Vina Mein Ribeiro 2013
Blend: 70% Treixadura, 15% Godello, and 15% blend of Loureira, Albariño, Torrontes and Caino
Far back in Spain's history, Ribeiro was a prominent wine-producing area. Its white wines gained great fame during the sixteenth century, but this fame was not to last. Slowly, the popularity of wines from the area decreased and production slowed until the great wines of Ribeiro were forgotten by the world. But the locals never forgot their winemaking heritage. In 1988 a group of friends from San Clodio y Gomariz decided that they should revitalize this ancient viticultural area. At the forefront of this group was Viña Mein founder Javier Alen. With help from his friends, Javier replanted 16 hectares of vineyards on the hillsides of the Avia River. The focus for these vineyards was to reestablish some of the ancient varietals of Galician white grapes: Treixadura, Godello, Loureiro, Torrontés, Albariño, and Albilla. As an experimental side project, they also planted 400 vines of red Galician grapes that include Caíño, Mencía, and Ferrón. 25 years after starting Viña Mein, Javier Alen decided that it was time for the next generation to move in and hired two young oenologists from Madrid named Dani Landi and Fernando Garcia. Operating under the label Comando G, they are at the vanguard of new trends in Spain. They studied Viña Mein and realized that there was great undiscovered potential at the winery. Comando G began their work by separating out the different sites and transitioning the viticulture to a more organic and biodynamic approach. In the winery, they shifted focus by starting to use large wooden, cement and oak vessels. These changes resulted in two new wines, each representing a different parcel to reflect different terroirs. The house cuvée Viña Mein has become the village wine, a picture of the entire estate. Most recently, they've hired the respected oenologist Laura Montero to take over the winemaking process.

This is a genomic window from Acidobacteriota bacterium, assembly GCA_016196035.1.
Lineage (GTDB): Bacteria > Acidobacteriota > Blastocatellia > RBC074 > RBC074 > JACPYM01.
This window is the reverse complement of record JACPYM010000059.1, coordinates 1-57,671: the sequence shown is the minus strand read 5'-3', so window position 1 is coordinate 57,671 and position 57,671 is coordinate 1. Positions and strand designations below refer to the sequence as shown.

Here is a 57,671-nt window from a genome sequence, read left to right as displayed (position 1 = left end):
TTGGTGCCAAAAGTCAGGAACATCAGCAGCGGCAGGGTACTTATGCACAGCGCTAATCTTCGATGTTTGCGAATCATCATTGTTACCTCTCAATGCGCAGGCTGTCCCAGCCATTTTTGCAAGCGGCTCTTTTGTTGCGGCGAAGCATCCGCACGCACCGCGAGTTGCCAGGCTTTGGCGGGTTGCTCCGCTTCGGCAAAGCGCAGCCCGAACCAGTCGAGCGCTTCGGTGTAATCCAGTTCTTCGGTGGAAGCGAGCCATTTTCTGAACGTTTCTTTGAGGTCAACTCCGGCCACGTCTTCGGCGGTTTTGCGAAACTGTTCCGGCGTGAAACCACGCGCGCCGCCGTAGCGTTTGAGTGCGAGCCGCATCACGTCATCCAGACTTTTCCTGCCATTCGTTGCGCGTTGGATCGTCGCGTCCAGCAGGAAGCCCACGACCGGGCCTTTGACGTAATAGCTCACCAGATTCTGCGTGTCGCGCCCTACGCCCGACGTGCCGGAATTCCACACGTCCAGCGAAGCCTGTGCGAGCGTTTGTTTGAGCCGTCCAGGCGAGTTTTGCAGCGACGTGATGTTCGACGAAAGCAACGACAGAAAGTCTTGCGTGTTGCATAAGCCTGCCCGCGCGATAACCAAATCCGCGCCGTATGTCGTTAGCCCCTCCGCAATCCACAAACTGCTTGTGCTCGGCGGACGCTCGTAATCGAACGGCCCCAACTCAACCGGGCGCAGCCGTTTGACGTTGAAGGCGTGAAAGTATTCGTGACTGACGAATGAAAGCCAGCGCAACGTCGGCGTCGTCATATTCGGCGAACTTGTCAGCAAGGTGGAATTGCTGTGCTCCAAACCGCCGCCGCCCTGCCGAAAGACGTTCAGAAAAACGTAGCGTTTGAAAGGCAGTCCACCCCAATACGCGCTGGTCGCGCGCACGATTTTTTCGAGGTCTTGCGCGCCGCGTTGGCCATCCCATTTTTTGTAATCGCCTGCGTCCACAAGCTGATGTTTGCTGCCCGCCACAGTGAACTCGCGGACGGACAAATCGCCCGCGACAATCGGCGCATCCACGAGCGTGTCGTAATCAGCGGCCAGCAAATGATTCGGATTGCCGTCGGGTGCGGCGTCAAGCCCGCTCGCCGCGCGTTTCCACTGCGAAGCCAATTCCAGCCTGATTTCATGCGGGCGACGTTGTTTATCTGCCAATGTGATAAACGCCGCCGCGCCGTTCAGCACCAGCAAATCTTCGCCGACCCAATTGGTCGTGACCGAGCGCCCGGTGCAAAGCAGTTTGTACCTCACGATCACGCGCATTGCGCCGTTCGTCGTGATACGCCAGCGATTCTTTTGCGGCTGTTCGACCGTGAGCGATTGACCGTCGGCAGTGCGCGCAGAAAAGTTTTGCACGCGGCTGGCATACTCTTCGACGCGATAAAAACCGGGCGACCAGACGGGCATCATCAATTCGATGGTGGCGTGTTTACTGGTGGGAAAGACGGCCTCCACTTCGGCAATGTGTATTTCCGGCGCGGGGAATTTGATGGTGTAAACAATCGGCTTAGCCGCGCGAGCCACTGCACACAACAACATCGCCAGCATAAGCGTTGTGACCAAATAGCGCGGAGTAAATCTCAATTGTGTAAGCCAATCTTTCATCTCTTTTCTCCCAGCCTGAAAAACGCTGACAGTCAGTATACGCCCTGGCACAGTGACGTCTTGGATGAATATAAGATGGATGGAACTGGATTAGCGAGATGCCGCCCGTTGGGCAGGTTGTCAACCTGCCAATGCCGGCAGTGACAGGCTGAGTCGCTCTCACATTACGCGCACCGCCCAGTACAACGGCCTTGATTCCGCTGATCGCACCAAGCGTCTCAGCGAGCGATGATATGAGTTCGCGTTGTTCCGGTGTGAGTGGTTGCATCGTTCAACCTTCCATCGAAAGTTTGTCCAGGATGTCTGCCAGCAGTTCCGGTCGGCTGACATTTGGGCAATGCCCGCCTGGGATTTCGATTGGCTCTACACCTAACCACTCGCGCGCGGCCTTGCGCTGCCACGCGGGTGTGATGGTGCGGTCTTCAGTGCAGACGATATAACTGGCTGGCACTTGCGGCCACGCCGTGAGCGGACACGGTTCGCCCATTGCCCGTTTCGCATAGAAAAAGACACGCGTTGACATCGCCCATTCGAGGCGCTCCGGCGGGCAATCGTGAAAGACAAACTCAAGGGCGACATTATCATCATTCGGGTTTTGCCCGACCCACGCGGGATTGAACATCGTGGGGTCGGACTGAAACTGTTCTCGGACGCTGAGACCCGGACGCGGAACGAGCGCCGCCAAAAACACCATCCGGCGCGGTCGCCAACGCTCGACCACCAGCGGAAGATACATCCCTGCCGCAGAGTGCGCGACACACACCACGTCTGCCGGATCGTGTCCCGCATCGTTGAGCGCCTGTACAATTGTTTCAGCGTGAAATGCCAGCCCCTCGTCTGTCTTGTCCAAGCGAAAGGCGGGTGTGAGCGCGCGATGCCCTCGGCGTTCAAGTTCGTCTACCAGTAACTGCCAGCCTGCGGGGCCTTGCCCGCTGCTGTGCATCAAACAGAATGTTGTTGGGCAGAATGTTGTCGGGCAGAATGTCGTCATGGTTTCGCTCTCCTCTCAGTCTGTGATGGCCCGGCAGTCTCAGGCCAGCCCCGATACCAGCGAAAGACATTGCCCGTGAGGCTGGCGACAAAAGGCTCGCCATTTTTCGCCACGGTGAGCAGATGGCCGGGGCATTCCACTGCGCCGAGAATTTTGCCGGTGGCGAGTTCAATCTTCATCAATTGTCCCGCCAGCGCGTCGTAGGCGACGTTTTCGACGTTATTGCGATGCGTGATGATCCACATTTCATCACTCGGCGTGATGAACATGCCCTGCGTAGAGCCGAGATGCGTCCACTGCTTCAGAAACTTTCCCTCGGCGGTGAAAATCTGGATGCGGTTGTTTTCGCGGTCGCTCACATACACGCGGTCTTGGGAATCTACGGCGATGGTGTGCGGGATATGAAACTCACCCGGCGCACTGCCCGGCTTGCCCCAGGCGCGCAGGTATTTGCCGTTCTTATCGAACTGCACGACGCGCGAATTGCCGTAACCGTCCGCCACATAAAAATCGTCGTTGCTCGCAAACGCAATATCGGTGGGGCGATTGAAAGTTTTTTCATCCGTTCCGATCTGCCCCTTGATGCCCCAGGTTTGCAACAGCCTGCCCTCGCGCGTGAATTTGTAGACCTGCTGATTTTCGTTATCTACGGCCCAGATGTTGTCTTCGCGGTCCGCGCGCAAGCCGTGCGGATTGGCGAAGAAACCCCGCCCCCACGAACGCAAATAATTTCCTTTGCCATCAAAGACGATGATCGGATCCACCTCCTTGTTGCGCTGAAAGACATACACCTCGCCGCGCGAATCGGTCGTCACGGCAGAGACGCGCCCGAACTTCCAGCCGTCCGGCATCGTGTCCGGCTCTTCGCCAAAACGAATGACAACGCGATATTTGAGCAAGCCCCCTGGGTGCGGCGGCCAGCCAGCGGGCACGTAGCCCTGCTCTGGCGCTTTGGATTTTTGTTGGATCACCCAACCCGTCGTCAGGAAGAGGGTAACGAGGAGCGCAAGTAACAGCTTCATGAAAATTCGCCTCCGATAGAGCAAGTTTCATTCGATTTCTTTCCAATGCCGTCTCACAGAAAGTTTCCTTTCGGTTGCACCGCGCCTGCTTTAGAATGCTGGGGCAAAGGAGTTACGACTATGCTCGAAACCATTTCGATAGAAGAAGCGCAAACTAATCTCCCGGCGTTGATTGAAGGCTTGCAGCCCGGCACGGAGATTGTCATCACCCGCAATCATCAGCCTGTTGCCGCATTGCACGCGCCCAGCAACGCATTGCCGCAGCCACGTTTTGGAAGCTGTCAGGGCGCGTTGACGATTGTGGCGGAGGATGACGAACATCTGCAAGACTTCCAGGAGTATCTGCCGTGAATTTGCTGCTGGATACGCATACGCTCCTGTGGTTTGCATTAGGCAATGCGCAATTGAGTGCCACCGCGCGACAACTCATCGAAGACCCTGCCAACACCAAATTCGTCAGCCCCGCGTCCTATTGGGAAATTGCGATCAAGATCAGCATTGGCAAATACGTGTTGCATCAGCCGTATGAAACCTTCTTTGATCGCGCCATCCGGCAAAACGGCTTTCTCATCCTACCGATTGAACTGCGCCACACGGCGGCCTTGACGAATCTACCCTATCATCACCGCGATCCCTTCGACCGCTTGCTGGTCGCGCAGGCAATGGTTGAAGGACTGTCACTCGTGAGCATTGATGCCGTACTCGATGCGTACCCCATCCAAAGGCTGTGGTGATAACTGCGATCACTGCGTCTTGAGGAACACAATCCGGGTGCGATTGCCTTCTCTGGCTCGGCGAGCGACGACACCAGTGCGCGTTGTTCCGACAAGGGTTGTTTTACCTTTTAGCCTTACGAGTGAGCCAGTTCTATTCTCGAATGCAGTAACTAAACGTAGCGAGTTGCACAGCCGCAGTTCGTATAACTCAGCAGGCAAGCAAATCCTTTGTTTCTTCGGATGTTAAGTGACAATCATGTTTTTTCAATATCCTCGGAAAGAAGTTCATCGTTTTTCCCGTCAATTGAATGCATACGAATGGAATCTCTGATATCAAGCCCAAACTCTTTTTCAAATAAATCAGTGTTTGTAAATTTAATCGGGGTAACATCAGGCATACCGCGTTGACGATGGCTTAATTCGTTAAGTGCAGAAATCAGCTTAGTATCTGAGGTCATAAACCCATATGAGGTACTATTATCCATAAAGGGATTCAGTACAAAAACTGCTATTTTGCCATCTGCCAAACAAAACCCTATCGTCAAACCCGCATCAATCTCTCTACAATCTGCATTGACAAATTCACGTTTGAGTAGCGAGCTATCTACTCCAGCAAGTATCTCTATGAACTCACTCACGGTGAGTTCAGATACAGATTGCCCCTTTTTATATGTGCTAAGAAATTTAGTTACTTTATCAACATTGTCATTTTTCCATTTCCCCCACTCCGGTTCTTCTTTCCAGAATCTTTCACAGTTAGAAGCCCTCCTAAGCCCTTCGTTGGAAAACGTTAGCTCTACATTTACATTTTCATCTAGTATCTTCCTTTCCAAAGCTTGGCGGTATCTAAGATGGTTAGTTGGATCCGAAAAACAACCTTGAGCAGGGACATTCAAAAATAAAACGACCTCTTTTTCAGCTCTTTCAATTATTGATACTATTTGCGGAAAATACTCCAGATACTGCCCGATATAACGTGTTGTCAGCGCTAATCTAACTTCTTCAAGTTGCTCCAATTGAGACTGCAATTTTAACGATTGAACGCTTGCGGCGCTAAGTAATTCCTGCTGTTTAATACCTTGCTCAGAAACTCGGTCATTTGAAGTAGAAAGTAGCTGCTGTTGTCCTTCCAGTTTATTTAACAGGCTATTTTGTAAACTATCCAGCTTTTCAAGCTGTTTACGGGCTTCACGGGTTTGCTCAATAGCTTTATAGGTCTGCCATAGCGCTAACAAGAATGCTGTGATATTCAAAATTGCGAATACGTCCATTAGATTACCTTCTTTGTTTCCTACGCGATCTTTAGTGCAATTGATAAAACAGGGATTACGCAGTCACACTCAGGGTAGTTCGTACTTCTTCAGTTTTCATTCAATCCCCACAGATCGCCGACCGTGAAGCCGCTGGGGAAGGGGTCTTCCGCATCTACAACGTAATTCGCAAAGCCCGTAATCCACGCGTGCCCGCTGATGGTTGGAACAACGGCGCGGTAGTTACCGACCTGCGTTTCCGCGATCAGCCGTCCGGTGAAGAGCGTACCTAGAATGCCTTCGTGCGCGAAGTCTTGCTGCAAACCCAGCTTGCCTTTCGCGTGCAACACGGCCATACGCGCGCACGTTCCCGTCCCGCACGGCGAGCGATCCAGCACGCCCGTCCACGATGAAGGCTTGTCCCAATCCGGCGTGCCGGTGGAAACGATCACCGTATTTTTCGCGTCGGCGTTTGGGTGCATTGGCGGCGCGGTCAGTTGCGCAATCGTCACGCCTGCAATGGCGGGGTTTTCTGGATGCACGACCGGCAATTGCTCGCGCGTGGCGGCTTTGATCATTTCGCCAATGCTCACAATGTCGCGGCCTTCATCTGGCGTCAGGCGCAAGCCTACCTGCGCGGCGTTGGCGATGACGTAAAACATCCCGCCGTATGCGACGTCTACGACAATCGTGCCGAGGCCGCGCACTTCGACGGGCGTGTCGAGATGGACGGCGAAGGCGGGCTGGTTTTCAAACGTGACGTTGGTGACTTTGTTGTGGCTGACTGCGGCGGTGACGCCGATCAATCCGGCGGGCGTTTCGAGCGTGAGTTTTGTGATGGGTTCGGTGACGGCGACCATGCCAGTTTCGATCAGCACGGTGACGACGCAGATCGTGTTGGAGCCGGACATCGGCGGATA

Known for bold reds, crisp whites and distinctive sparkling and fortified wines, Spain has embraced international varieties and wine styles while continuing to place primary emphasis on its own native grapes. Though the country’s climate is diverse, it is generally hot and dry. In the center of the country lies a vast, arid plateau known as the Meseta Central, characterized by extremely hot summers and frequent drought.
Ribera del Duero is gaining ground with its single varietal Tempranillo wines, recognized for their concentration of fruit and opulence. Priorat, a sub-region of Catalonia, specializes in bold, full-bodied red blends of Garnacha (Grenache), Cariñena (Carignan), and often Syrah and Cabernet Sauvignon. Catalonia is also home to Cava, a sparkling wine made in the traditional method but from indigenous varieties. In the cool, damp northwest region of Galicia, refreshing white Albariño and Verdejo dominate.
With hundreds of white grape varieties to choose from, winemakers have the freedom to create a virtually endless assortment of blended wines. In many European regions, strict laws are in place determining the set of varieties that may be used, but in the New World, experimentation is permitted and encouraged. Blending can be utilized to enhance balance or create complexity, lending different layers of flavors and aromas. For example, a variety that creates a soft and full-bodied wine would do well combined with one that is more fragrant and naturally high in acidity. Sometimes small amounts of a particular variety are added to boost color or aromatics. Blending can take place before or after fermentation, with the latter, more popular option giving more control to the winemaker over the final qualities of the wine.